Merry Christmas from Duluth!

A most merry Christmas to you all! Currently, I’m resting in our lovely hotel room right on the edge of Lake Superior (spectacular views). Last night, we attended Mass at the Cathedral of Our Lady of the Rosary. Kevin introduced me to Bishop Sirba, a real delightful man! And so our solemnity began!

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This is my first Christmas away from Pennsylvania and away from my family (who I miss very much!), but we’re making the most of it and it’s beautiful being here in Kevin’s homeland. I’m really enjoying myself. And my family was blessed with this past weekend together in DC for our annual Philadelphia Eagles game!

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I hope you’re all having a joyous Christmas and that it continues throughout the entire season! I’m sure I’ll be back later with a plethora of pics and updates!

Monday updates & a great feast!

Happy feast of the Immaculate Conception! A truly grand solemnity, indeed! This day is quite special to Kevin and I for many reasons, not the least of which being that it’s simply a wonderful day to honor our lady! I’ll admit, we indulged a bit this morning and woke up early to watch an episode of Parks and Rec. Hey, we all celebrate differently. We look forward to Mass this evening followed by a nice reception with the Oblates of the Virgin Mary.

This past weekend was very full, but really a joy. I’m so grateful for the drastic separation from work life and home life. Work has been hard, but my time at home and with friends has been absolutely life-giving. Saturday I was able to spend time with my good friend and her husband beginning with confession (I’ll always take a free ride to the church). Then we enjoyed the afternoon at their apartment decorating and making it festive. It was so much fun and very relaxing. Exactly what I needed.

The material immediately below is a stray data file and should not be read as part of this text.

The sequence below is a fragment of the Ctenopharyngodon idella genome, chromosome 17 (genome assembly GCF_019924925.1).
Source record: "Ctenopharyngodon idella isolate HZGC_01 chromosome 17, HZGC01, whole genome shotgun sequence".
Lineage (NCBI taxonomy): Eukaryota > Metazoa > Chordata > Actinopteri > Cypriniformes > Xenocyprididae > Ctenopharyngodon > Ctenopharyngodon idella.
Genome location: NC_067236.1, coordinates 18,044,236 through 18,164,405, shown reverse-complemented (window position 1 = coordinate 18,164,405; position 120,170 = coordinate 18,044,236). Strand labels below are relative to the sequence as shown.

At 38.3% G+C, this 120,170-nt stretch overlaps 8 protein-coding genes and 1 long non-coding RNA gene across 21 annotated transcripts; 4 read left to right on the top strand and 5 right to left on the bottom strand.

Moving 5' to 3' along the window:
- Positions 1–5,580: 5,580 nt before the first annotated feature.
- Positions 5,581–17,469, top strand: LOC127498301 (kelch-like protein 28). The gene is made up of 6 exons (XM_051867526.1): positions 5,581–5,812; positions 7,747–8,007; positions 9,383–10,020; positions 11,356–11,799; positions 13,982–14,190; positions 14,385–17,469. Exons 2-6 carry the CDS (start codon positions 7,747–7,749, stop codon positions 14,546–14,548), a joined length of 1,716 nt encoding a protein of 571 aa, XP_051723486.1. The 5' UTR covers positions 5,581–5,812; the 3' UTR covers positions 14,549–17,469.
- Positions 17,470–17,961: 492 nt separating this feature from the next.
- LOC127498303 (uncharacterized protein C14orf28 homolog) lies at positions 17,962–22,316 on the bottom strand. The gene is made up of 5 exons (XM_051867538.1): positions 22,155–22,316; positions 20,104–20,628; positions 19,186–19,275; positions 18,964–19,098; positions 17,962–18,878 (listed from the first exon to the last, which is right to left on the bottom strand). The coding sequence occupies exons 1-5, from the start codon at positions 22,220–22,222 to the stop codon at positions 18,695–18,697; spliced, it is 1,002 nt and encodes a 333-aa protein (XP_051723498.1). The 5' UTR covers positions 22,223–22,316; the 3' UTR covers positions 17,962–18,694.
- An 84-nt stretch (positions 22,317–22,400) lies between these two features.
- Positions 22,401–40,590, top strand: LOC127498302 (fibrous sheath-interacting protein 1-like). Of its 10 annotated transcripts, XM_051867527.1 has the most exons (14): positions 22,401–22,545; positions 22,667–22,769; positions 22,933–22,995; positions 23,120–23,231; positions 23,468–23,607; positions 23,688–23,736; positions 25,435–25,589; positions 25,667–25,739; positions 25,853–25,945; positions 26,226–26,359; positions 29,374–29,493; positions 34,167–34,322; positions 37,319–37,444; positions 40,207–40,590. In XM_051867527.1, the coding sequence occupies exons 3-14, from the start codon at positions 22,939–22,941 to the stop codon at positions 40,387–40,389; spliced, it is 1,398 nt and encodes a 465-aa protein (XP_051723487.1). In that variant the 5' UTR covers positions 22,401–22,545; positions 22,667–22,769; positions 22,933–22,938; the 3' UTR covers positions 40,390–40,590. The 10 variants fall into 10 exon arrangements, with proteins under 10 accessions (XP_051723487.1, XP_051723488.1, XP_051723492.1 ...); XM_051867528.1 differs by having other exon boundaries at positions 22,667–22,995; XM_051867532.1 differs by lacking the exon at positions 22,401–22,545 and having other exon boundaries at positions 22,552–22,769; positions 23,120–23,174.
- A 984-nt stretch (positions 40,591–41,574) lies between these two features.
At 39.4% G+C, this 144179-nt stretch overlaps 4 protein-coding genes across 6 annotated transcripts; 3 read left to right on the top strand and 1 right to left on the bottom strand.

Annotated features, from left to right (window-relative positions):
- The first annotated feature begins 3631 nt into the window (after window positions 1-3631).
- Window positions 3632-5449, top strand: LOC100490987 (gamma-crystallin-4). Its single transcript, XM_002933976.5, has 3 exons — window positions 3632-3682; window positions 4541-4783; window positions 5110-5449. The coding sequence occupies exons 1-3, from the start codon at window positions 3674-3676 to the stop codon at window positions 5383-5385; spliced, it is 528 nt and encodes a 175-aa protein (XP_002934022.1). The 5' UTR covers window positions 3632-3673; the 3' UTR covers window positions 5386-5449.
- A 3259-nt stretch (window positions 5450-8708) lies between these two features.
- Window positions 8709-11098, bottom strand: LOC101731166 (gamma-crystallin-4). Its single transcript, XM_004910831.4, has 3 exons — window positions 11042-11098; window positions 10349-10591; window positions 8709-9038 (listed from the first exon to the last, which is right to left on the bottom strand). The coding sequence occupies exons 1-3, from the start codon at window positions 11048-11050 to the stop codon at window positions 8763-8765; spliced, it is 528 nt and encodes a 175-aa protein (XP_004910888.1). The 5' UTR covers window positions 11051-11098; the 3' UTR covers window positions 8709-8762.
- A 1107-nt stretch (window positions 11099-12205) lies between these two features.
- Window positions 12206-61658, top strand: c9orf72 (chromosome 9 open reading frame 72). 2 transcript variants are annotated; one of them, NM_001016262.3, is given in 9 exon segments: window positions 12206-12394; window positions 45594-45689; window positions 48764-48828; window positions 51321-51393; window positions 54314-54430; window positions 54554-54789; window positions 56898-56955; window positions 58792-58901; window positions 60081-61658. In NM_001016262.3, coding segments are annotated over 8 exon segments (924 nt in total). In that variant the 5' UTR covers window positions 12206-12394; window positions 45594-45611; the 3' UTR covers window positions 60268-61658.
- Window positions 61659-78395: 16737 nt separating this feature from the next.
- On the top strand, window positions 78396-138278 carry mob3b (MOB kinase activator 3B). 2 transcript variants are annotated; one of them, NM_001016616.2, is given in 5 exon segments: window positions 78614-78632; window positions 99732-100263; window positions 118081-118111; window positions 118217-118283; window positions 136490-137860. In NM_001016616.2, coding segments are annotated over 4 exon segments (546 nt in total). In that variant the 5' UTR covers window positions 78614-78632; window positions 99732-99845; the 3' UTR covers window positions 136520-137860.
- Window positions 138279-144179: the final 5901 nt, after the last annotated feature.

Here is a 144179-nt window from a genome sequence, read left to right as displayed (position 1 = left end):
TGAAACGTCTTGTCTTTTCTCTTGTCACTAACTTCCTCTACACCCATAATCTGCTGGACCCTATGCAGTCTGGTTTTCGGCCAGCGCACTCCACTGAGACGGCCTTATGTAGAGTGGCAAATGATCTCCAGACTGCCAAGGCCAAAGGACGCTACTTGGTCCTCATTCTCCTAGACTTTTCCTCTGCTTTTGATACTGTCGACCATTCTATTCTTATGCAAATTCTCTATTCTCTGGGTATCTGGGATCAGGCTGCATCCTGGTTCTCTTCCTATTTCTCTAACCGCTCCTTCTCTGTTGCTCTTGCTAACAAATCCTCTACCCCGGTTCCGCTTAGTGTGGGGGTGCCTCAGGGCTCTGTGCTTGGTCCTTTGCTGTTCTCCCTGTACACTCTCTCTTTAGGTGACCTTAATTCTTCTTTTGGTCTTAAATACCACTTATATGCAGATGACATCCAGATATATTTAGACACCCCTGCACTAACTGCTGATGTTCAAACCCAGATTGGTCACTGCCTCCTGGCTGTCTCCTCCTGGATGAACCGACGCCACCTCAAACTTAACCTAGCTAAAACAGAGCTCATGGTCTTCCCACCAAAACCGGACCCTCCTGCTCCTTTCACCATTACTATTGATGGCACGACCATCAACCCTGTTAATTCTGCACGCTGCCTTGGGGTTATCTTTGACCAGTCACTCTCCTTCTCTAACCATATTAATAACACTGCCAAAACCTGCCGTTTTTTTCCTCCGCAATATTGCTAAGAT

Afterwards, I met up with Kevin and we went to dinner with a friend’s parents. This friend is a seminarian in Rome studying for the Boston diocese, and his parents and I have developed a great relationship over the past couple years (they even came to my wedding in May when he couldn’t!). So we decided to get dinner (which was a blast) and go to the Festival of Lessons & Carols at the seminary here. They hadn’t been around the sem much since their son had been asked to go to Rome, so it was  real treat for them as well.

The concert is my favorite festive thing to do during Advent. Kevin and I have gone the past three years now, and it truly helps us delve deeper into the season. It’s a night of scripture, carols, and hymns put on by the seminarians and they always sound amazing. This year was no exception.

Sunday we went to Mass followed by a morning of homemade waffles with two good friends! And the rest of our day was spent with just the two of us walking, resting, andddd watching the Chronicles of Narnia…a movie that we find most appropriate for this time of year.

I’m very grateful for the beautiful moments that were had. May this week be full of many more!

Advent Reading